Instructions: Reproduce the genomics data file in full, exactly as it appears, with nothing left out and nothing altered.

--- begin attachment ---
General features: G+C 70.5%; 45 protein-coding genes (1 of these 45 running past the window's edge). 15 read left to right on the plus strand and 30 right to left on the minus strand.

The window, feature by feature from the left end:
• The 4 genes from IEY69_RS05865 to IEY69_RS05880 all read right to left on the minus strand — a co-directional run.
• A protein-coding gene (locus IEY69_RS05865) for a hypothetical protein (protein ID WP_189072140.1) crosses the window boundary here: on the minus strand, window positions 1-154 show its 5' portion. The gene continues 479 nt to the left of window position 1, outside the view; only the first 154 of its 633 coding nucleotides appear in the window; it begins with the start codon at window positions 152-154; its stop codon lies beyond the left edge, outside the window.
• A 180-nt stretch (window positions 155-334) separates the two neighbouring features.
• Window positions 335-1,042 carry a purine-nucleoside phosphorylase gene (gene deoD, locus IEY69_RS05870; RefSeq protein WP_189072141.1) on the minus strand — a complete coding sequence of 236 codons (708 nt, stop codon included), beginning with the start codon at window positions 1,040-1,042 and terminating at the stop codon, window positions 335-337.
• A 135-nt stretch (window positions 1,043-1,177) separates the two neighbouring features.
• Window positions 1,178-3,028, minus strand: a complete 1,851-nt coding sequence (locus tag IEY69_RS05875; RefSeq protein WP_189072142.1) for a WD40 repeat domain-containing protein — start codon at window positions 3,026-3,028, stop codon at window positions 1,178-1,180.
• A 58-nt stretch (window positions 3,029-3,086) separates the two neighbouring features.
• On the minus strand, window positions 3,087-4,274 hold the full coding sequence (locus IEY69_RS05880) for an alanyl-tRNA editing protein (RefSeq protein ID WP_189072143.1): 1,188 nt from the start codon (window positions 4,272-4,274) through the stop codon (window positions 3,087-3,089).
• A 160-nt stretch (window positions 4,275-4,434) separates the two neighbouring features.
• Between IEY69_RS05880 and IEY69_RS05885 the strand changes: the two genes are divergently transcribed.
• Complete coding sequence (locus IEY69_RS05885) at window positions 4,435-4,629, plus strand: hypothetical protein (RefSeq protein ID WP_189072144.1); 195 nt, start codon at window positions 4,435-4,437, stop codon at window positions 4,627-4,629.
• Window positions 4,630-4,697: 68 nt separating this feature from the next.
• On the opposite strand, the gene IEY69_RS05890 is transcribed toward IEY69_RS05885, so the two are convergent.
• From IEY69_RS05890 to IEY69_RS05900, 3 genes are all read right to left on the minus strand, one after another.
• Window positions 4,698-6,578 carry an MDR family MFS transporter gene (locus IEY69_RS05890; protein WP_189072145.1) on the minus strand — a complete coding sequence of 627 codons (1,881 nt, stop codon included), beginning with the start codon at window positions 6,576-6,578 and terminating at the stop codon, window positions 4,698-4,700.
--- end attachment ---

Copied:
General features: G+C 70.5%; 45 protein-coding genes (1 of these 45 running past the window's edge). 15 read left to right on the plus strand and 30 right to left on the minus strand.

The window, feature by feature from the left end:
• The 4 genes from IEY69_RS05865 to IEY69_RS05880 all read right to left on the minus strand — a co-directional run.
• A protein-coding gene (locus IEY69_RS05865) for a hypothetical protein (protein ID WP_189072140.1) crosses the window boundary here: on the minus strand, window positions 1-154 show its 5' portion. The gene continues 479 nt to the left of window position 1, outside the view; only the first 154 of its 633 coding nucleotides appear in the window; it begins with the start codon at window positions 152-154; its stop codon lies beyond the left edge, outside the window.
• A 180-nt stretch (window positions 155-334) separates the two neighbouring features.
• Window positions 335-1,042 carry a purine-nucleoside phosphorylase gene (gene deoD, locus IEY69_RS05870; RefSeq protein WP_189072141.1) on the minus strand — a complete coding sequence of 236 codons (708 nt, stop codon included), beginning with the start codon at window positions 1,040-1,042 and terminating at the stop codon, window positions 335-337.
• A 135-nt stretch (window positions 1,043-1,177) separates the two neighbouring features.
• Window positions 1,178-3,028, minus strand: a complete 1,851-nt coding sequence (locus tag IEY69_RS05875; RefSeq protein WP_189072142.1) for a WD40 repeat domain-containing protein — start codon at window positions 3,026-3,028, stop codon at window positions 1,178-1,180.
• A 58-nt stretch (window positions 3,029-3,086) separates the two neighbouring features.
• On the minus strand, window positions 3,087-4,274 hold the full coding sequence (locus IEY69_RS05880) for an alanyl-tRNA editing protein (RefSeq protein ID WP_189072143.1): 1,188 nt from the start codon (window positions 4,272-4,274) through the stop codon (window positions 3,087-3,089).
• A 160-nt stretch (window positions 4,275-4,434) separates the two neighbouring features.
• Between IEY69_RS05880 and IEY69_RS05885 the strand changes: the two genes are divergently transcribed.
• Complete coding sequence (locus IEY69_RS05885) at window positions 4,435-4,629, plus strand: hypothetical protein (RefSeq protein ID WP_189072144.1); 195 nt, start codon at window positions 4,435-4,437, stop codon at window positions 4,627-4,629.
• Window positions 4,630-4,697: 68 nt separating this feature from the next.
• On the opposite strand, the gene IEY69_RS05890 is transcribed toward IEY69_RS05885, so the two are convergent.
• From IEY69_RS05890 to IEY69_RS05900, 3 genes are all read right to left on the minus strand, one after another.
• Window positions 4,698-6,578 carry an MDR family MFS transporter gene (locus IEY69_RS05890; protein WP_189072145.1) on the minus strand — a complete coding sequence of 627 codons (1,881 nt, stop codon included), beginning with the start codon at window positions 6,576-6,578 and terminating at the stop codon, window positions 4,698-4,700.